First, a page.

The Deputy Pay Master General, in a conversation which I have just had with him, stated to me that altho near three thousand dollars were due to the fourteenth regiment on the thirty first of October, yet pay and muster rolls were not received by him untill the close of January when no time was lost in taking the necessary measures for a settlement. He further states to me that pay and muster...
I have received your letter of March 23rd and have forwarded to the Secretary of War Capt: Babbits resignation the acceptance of which I shall no doubt be shortly enabled to inform you of. The Post[s]cript of your letter has been communicated to the Deputy Paymaster General; he informed me that the delay in sending on the money was occasioned by some perplexity as to the mode of remittance,...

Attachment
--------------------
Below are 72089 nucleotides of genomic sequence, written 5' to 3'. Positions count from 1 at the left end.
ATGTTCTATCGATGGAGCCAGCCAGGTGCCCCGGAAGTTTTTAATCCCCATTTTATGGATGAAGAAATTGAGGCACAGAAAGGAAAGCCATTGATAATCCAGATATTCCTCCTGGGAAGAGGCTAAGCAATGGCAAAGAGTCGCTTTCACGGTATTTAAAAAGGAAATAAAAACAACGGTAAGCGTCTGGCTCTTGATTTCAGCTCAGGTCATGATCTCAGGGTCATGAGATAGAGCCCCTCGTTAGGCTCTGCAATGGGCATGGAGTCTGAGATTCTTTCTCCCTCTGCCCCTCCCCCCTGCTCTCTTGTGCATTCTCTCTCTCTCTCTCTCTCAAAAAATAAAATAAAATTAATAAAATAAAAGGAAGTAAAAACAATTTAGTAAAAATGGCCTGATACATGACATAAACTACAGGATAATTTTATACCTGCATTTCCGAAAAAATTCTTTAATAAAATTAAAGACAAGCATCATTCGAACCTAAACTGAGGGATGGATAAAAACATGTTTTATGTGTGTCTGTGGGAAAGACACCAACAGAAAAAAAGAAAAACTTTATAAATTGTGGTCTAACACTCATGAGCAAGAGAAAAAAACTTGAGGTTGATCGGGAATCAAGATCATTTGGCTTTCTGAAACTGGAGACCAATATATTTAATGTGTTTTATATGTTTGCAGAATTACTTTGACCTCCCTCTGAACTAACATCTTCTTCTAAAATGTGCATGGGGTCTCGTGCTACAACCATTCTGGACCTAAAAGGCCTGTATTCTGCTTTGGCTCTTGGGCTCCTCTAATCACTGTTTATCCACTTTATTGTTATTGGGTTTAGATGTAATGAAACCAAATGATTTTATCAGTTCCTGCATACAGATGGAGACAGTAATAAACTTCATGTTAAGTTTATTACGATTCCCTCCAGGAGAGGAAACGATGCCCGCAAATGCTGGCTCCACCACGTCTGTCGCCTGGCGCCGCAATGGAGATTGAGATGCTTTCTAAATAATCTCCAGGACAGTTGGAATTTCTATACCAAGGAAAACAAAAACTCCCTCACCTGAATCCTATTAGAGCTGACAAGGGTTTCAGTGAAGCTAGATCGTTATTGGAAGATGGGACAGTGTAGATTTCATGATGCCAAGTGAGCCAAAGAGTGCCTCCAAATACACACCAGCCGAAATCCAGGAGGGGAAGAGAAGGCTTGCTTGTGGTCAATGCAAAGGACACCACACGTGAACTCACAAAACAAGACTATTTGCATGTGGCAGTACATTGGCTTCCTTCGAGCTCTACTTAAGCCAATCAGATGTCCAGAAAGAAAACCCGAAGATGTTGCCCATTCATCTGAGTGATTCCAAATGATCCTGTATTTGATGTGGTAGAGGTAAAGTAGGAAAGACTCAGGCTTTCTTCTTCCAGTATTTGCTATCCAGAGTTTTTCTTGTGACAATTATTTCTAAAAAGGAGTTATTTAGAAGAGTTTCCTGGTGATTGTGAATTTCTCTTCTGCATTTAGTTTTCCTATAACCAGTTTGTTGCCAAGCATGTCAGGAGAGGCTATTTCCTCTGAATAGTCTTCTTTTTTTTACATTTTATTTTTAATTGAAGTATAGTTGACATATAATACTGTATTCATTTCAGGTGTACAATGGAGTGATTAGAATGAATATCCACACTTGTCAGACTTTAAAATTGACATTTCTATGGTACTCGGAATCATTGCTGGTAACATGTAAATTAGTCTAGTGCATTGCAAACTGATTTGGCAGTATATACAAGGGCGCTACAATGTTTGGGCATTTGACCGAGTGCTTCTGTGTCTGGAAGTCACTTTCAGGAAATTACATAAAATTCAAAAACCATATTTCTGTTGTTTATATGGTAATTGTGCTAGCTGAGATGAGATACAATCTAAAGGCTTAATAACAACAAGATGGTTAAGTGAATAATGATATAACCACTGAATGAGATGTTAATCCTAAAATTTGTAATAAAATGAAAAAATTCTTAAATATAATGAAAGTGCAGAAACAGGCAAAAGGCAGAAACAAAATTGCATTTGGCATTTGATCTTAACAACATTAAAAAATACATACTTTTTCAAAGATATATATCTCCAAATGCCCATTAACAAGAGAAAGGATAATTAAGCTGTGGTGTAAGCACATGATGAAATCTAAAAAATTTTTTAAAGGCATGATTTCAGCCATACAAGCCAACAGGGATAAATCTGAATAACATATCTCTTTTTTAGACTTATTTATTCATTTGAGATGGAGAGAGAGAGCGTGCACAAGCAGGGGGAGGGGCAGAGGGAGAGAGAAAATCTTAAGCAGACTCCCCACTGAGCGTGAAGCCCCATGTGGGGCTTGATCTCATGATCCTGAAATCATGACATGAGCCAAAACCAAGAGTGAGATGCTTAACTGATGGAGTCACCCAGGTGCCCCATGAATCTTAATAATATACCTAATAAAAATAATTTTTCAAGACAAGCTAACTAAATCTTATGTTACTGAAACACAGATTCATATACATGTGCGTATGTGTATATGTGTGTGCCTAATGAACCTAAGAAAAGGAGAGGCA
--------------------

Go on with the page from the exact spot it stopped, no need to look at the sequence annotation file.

Oliver Emerson, Cadet in the fifteenth regiment, has applied to me for a discharge from the service. You will deliver the enclosed to him accordingly. Df , in the handwriting of Thomas Y. How and H, Hamilton Papers, Library of Congress. Emerson to H, March 19, 1800 (listed in the appendix to this volume).
I send you the enclosed letter of Captain Tillinghast, and you will act in the case as the good of the service may require. It is proper that Officers should apply to me thro their commandant. Having then his remarks I shall be better able to judge of what is proper to be done. You will take care that this be made known. It is very desirable that the Officers should be with their regiments...
Inclosed is a plan of the Formation of a Regiment for Exercise or Battle, of which I request your mature consideration, and that you will favour me as early as may be with the result of your reflections. The more careful and particular your criticism, the more will it oblige me. ADf , Hamilton Papers, Library of Congress. In the margin of this letter H wrote: “Two copies as in the original...